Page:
In America, much of the debate in knowledge management so far has centred around technology. Their approach has been to consider knowledge as an 'information value chain'. According to Yogesh Malhotra, a leading researcher into Knowledge Management, "The information value chain considers technological systems as key components guiding the organisation's business processes, while treating humans as relatively passive processors that implement 'best practices' archived in information databases." Indeed, so strong has the technology thrust been that most English-speaking people believe that knowledge management is only about information systems and databases. A recent electronic survey with 5,000 respondents, conducted by Dr. Swallow and Professor Woolliams from Anglia University in the UK, showed that the overwhelming majority thought of knowledge management in terms of data capture, storage and retrieval systems. "Clearly, the I.T world has hi-jacked the phrase!" he states.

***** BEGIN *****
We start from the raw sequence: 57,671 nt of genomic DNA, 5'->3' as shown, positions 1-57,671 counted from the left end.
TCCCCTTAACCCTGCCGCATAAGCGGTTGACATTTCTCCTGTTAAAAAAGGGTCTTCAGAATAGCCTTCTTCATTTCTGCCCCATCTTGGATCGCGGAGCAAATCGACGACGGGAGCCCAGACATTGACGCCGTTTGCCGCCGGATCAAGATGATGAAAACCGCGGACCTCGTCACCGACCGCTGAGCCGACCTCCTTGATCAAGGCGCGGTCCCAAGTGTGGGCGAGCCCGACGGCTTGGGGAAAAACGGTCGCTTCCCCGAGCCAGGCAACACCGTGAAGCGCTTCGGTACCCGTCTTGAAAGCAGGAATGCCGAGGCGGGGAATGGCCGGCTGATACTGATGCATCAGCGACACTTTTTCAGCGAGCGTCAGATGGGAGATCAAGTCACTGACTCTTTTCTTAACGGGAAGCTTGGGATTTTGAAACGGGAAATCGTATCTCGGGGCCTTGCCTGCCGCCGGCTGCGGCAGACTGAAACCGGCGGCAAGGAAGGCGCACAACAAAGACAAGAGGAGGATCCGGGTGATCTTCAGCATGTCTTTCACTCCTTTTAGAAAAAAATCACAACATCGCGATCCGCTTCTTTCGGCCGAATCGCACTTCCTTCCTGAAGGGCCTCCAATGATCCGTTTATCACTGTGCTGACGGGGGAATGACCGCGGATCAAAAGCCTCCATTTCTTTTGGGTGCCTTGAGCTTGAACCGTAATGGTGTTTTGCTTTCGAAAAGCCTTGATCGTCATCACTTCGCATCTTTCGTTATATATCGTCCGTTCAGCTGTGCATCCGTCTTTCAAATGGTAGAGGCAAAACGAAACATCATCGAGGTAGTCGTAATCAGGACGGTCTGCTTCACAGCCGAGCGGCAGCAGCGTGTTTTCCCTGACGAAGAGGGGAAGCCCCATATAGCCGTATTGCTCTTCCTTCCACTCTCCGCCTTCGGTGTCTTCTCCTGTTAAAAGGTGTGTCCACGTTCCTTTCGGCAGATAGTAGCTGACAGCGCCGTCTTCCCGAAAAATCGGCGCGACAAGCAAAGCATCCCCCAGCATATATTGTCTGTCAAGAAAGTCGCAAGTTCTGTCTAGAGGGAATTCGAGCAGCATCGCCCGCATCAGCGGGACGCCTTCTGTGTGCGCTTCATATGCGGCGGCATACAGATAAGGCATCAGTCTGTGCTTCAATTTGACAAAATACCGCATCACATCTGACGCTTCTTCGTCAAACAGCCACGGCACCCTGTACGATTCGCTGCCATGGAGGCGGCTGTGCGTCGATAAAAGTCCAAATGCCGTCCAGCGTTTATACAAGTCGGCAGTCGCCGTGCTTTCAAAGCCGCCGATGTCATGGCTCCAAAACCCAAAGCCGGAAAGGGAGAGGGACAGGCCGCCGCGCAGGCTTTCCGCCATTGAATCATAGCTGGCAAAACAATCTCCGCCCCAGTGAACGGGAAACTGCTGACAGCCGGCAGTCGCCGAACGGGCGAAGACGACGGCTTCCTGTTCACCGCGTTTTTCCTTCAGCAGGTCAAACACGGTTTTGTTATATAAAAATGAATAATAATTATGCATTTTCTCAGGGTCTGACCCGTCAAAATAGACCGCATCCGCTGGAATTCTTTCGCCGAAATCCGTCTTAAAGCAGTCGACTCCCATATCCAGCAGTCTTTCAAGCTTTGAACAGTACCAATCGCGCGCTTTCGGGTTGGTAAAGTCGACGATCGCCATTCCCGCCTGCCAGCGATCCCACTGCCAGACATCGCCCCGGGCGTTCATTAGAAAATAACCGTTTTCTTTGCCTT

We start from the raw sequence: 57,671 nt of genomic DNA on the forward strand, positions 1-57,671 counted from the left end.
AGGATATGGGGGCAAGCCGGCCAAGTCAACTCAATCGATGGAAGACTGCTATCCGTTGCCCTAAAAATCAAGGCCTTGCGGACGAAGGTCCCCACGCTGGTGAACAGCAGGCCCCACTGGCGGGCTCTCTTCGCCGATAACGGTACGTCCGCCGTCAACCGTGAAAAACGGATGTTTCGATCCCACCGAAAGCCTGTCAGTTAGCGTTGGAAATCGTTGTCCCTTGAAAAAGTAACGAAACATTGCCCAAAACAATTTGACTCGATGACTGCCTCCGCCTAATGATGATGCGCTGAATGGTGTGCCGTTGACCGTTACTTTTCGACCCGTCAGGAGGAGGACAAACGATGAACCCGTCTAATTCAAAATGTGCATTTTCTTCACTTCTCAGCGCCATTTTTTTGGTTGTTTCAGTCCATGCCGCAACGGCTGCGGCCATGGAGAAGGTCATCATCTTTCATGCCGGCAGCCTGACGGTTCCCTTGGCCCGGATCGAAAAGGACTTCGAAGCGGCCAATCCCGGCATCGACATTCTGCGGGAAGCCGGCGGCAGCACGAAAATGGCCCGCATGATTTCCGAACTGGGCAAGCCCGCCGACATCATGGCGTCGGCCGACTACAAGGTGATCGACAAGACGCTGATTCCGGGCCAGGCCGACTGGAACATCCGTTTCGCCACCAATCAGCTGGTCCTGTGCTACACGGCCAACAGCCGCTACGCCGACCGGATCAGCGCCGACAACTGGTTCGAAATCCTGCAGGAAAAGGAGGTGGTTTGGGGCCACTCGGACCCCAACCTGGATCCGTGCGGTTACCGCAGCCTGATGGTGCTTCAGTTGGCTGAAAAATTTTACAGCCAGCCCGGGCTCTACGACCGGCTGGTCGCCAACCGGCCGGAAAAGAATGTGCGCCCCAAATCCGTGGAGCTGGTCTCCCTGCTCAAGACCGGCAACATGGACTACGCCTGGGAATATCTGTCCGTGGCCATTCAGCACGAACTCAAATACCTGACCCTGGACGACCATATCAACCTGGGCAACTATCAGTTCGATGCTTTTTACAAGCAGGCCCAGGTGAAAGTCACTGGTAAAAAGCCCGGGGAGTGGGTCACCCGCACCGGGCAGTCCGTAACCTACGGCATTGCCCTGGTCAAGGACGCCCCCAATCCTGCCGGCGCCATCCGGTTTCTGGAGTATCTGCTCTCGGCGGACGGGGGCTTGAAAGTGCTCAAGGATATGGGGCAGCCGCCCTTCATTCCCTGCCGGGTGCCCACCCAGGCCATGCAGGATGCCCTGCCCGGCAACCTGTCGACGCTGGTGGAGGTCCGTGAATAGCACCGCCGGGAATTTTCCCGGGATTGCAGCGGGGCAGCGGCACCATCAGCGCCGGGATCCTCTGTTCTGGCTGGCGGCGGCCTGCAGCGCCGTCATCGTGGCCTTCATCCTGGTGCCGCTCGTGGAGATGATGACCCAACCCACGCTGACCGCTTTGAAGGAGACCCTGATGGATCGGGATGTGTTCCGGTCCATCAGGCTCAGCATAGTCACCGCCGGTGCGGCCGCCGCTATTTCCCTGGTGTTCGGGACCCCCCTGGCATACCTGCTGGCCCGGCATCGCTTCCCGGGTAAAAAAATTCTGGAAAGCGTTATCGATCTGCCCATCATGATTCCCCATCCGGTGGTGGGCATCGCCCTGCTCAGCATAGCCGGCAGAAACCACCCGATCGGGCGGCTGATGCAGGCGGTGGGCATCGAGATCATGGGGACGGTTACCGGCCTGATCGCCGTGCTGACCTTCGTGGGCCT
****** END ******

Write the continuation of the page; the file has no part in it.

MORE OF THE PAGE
The results of an extensive new study conducted by International Data Corp. estimates that world-wide spending for knowledge management services, including consulting, implementation, software, support, outsourcing and training, will grow from $776 million US in 1998 to over $8 billion US by 2003. Interestingly, the same survey highlights the need to relate KM programs to the organisation's people and culture. "Our findings suggest the main barrier to implementation are the absence of an organisational culture that promotes sharing and employees' lack of knowledge management understanding."
Karl Erik Sveiby, a KM consultant based in Sydney Australia, admits that managers have sunk billions of dollars into IT programs that have been only marginally successful. Sveiby believes that the major reason for this failure is that management overlooks the fact that knowledge is embedded in people and knowledge creation occurs during social interaction.